em currencies, it is part of a global adjustment that needs to take place so emerging economies will grow on a more sustainable pattern going forward. brendan: we were just talking about developing economies and what that does hair the global report, they just spent a lot of time looking at these economies and saying, when there were growth and commodities prices, there was not economic growth outside of these commodities happening. did they miss the whole chance of having a boom? >> the massive boom in commodities we saw did not create the right incentives for reform.ural in a previous cycle, the strength of the em economies came from a macro stability base that was created after significant crisis in the 1980
passes in the 1990's. it took a lot to do the structural reform, from autonomy as a way toanks, establish the basis for a growth. that on thet been structural reform agenda. cases like india and mexico, they are doing things to foster the domestic sources of aggregate demand have become very attractive. you do not see many of those out there. would you say mesko has done the best job of diversifying commodities? geraldo: absolutely. you do not see many emerging economies that have a government makethe conviction to structural changes. what we're seeing in mexico on is a mixy space, it that would change for the next 10 years.
byrt-term, you're influenced the headwinds of the global economy. the is a reminder that structural reform agenda needs to be front and center of the emerging economy. stephanie: make us money and tell us exactly where to invest. gerardo: equity markets in mexico are not representative of all the new things that will be driving economy growth. it is a challenge there. but the fiscal market is very attractive and mexico. like cases on equity space in india. structural reform momentum. of equityperformance markets is creating interest and investment opportunities where there is value. are looking at places like turkey. opportunities are on the equity space. peso has really been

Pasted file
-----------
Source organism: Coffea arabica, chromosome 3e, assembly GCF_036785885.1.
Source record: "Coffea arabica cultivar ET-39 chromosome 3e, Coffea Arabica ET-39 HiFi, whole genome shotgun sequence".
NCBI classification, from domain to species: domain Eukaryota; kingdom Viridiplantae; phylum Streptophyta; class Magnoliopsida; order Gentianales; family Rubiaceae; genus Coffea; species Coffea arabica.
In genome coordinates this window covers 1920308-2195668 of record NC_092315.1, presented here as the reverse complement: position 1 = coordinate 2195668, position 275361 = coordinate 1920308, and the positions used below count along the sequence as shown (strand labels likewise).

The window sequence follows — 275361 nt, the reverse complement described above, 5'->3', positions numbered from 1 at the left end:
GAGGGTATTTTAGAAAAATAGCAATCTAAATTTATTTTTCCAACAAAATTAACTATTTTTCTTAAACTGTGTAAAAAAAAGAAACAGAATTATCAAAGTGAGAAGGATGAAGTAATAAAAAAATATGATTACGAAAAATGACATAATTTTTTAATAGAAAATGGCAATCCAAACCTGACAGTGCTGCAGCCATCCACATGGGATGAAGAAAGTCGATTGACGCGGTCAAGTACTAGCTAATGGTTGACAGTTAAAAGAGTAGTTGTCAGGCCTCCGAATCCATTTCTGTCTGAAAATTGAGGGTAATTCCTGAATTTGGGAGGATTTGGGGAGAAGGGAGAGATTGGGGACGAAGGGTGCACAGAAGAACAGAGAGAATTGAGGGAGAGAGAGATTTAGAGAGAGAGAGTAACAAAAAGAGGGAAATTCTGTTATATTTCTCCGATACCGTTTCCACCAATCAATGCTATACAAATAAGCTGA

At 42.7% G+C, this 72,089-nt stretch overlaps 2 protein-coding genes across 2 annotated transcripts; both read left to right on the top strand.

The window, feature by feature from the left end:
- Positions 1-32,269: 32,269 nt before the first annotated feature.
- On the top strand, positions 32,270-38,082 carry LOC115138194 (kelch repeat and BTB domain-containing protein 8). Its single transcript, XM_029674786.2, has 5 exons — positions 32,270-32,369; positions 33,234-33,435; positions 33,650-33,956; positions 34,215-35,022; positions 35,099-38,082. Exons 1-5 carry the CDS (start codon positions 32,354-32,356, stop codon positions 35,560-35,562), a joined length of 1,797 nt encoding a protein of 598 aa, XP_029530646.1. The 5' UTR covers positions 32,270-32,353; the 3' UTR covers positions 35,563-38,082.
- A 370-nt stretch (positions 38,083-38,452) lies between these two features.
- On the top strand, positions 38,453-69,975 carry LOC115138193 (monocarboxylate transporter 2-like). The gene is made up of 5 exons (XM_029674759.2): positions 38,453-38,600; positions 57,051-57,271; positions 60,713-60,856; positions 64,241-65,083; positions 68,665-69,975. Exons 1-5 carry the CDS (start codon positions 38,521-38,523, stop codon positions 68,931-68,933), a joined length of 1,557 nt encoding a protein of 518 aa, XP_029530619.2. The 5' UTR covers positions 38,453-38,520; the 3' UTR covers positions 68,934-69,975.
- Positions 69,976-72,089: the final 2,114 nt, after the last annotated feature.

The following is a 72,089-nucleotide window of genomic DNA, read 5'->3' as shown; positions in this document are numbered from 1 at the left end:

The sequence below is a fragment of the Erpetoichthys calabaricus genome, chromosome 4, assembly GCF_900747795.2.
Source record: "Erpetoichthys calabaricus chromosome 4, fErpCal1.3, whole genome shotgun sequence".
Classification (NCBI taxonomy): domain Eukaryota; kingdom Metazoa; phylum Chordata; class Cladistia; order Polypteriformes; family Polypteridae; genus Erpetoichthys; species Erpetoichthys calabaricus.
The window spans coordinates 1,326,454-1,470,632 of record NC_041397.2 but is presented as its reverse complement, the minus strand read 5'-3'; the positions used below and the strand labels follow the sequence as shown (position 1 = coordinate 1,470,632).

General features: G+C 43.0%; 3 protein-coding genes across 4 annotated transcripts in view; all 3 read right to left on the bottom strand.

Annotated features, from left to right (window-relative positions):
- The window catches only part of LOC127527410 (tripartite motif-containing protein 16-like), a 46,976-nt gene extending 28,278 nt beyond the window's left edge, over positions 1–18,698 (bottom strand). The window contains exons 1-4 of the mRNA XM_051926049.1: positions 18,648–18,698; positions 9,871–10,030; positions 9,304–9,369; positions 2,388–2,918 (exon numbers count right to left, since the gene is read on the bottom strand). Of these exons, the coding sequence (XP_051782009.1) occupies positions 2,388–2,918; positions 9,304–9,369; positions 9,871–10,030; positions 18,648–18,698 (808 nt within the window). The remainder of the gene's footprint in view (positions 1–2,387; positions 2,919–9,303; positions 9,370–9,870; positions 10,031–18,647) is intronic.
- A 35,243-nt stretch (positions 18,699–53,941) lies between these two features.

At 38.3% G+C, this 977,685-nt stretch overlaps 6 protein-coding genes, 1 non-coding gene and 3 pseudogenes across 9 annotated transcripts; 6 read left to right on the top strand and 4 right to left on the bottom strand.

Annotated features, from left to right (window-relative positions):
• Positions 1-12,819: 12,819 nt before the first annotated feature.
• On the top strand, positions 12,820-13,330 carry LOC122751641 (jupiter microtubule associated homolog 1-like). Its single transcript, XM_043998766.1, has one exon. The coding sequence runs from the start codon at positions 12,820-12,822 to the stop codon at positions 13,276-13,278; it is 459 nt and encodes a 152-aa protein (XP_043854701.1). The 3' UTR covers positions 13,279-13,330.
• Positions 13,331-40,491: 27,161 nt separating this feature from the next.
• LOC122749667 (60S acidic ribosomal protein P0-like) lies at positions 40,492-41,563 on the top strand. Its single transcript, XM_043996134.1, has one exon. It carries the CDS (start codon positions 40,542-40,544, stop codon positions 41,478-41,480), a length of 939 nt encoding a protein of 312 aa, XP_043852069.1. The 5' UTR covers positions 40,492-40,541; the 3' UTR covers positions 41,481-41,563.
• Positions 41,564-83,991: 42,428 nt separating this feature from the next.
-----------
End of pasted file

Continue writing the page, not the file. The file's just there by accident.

hammered against the dollar. is that a reason you're getting a focus into mexico? i would love to hear your view of the peso. actually not. what has happened with the peso, it has moved around the medium of all emerging currencies. -- most has surprised of the movement with currency has been driven by the strength the dollar up until, so if you look at emerging currencies against the euro and the yen, they have been somewhat stable until the chinese authorities depreciated the currency. it introduced an element of that created another leg of depreciation for all emerging currency to buy would say the peso has been moving with the pack over emerging current seas, again with the absence of export growth
momentum. manufacturing and commodities, you need a weaker exchange rate. >> i understand that. when you think about it, it will be restructured, you think about mexico and the united states, what it does with automotive and the u.s. has grown in a big way, setting records, i am still perplexed. i think mexico's currency is separate from the traditional markets we're talking about. as an investor, that is what i have been looking at and i have been wrong. i have been investing in the thinknd bonds and i still there is something missing. the country has so many resources and i think a population that wants to work and grow, maybe your answer is 100% right. gerardo: you are right that the movement has been across the board and currencies. not all emerging markets are the